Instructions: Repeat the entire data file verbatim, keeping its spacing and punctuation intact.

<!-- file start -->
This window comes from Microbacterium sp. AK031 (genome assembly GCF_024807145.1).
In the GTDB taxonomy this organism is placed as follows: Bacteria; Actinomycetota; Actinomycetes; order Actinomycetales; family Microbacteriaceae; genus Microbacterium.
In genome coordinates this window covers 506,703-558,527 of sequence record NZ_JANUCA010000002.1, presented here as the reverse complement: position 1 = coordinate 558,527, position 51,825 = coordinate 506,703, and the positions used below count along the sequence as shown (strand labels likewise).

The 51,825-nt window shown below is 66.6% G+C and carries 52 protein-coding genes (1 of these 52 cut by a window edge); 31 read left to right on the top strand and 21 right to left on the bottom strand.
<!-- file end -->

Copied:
This window comes from Microbacterium sp. AK031 (genome assembly GCF_024807145.1).
In the GTDB taxonomy this organism is placed as follows: Bacteria; Actinomycetota; Actinomycetes; order Actinomycetales; family Microbacteriaceae; genus Microbacterium.
In genome coordinates this window covers 506,703-558,527 of sequence record NZ_JANUCA010000002.1, presented here as the reverse complement: position 1 = coordinate 558,527, position 51,825 = coordinate 506,703, and the positions used below count along the sequence as shown (strand labels likewise).

The 51,825-nt window shown below is 66.6% G+C and carries 52 protein-coding genes (1 of these 52 cut by a window edge); 31 read left to right on the top strand and 21 right to left on the bottom strand.